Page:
• Establish the course ground rules.
  • Map the course structure identifying key points in the course where for example assessments take place.
  • Find out where students are at in terms of their prior knowledge.
  • Determine what their and your expectations are.

This clarity from the beginning will make students .less anxious as they feel their journey ahead is clearly mapped out and both students and lecturer are working together to achieve the course goals.


14th January 2016

Assessing Learning Groups: A Seminar Funded by The National Forum for the Enhancement of Teaching And Learning in Higher Education


Presenter: Professor Brian Bowe, Head of Learning Development in the College of Engineering & Built Environment, DIT.


The learning objectives of this seminar were to:

  • Discuss a range of assessment approaches that support group work
  • Develop group assessment strategies that support collaborative learning
  • Apply peer assessment approaches to group work activities

In higher education, collaborative and cooperative learning is valued because of the range and quality of learning outcomes that can be associated with these learning activities. However, assessing group work is acknowledged as a difficult process.

Instructors tend to have reservations and concerns about the assessment process. Often a single group mark is assigned. This is particularly true for large class sizes when the alternatives are not deemed viable. The impact of this practice on learning is often not fully considered.


The presentation will explore this topic and offer solutions that allow both the process and product of the collaborative learning to be assessed. The problem of assessing the contribution of individuals within groups will be examined. A particular focus will be to address these issues (individual versus group and product versus process) in the context of large classes.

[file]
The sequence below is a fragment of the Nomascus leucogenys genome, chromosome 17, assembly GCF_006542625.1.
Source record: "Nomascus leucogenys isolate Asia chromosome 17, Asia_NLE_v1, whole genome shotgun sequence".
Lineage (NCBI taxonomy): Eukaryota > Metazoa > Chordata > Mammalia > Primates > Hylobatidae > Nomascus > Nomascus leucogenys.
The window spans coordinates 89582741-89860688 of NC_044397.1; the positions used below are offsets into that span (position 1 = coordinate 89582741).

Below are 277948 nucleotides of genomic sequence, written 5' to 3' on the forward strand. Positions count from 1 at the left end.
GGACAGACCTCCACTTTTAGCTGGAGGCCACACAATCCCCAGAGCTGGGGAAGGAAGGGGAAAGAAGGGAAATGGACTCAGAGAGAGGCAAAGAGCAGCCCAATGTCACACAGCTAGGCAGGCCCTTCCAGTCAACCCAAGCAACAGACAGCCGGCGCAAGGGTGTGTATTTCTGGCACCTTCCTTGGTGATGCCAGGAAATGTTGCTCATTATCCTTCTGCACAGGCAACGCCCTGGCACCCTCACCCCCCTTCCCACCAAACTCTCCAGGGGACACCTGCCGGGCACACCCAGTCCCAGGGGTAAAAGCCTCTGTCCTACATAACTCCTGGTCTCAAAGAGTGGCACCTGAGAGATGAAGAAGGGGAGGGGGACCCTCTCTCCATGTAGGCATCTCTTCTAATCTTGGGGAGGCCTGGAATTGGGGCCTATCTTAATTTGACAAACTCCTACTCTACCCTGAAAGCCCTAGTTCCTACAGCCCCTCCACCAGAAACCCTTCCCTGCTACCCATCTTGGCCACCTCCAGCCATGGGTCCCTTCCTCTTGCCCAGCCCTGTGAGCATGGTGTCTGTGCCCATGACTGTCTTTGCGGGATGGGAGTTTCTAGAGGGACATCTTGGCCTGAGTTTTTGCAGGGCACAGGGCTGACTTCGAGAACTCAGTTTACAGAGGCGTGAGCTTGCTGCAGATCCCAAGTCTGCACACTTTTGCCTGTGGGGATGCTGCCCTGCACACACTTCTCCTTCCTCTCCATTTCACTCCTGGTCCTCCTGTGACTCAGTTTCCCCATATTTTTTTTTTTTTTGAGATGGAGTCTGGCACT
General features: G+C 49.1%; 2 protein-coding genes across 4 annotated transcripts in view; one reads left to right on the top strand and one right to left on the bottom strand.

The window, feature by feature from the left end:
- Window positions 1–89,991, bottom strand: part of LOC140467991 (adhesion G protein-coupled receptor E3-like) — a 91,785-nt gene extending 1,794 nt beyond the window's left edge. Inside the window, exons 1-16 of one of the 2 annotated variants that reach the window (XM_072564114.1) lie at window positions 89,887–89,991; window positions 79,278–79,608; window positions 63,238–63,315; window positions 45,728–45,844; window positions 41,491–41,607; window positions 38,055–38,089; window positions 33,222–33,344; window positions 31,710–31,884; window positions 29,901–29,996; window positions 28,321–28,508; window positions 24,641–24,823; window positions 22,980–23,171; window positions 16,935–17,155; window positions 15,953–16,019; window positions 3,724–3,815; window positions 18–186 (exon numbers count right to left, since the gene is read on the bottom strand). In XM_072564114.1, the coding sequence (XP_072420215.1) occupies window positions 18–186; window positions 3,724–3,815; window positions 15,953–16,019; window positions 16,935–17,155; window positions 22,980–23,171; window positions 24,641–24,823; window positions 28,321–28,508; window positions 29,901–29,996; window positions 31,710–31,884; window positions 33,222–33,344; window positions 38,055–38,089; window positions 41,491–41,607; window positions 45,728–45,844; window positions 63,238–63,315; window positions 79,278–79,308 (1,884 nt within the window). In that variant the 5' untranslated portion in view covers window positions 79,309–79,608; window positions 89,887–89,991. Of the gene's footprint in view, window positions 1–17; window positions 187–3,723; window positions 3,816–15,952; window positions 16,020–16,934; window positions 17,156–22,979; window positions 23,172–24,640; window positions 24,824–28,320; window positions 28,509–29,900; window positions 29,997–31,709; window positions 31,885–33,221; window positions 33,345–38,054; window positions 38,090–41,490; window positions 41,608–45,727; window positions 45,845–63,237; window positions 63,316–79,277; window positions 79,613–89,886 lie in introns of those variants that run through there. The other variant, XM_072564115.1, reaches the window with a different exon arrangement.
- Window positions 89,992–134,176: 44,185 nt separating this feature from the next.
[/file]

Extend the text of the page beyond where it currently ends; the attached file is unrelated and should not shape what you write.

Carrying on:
For the workshop, participants applied the ideas discussed in the presentation to real cases. Prior to the event, registered participants were invited to submit examples from their teaching context for consideration. A selection of these were then considered during the workshop and participants were encouraged to develop a viable assessment strategy that would support learning in these varied contexts. The workshop concluded with a critique of the strategies.


14th January 2016

Including Students with Disabilities in Teaching and Learning


Presenter: Ruth Murphy, Acting Disability Support Officer and Jamie Googan , Graduate intern CIT Access Service


Students with learning differences, disabilities and health conditions are increasingly making themselves known at third level. The session looked at some methods of creating a more inclusive learning environment, including using the principles of accessible information and universal design for learning in lectures. It also addressed ways of supporting students using the needs assessment information sent to lecturers by the Disability Support Service (DSS).


Jamie Googan gave his perspective as a recent CIT graduate who was registered with the DSS on what made a difference for him during his studies.


14th January 2016

How can Assistive Technology Assist Students?


Presenter: Mark Burleigh, Assistive Technology Officer


This presentation showcased some of the latest technology tools that are provided to students in CIT. These technology tools enable students to maximize their academic potential. Samples of these technologies include dictation technology, mind mapping technology and grammar checking technology. In this session there was also an opportunity for attendees to have a practical hands-on demonstration of some of these technological tools.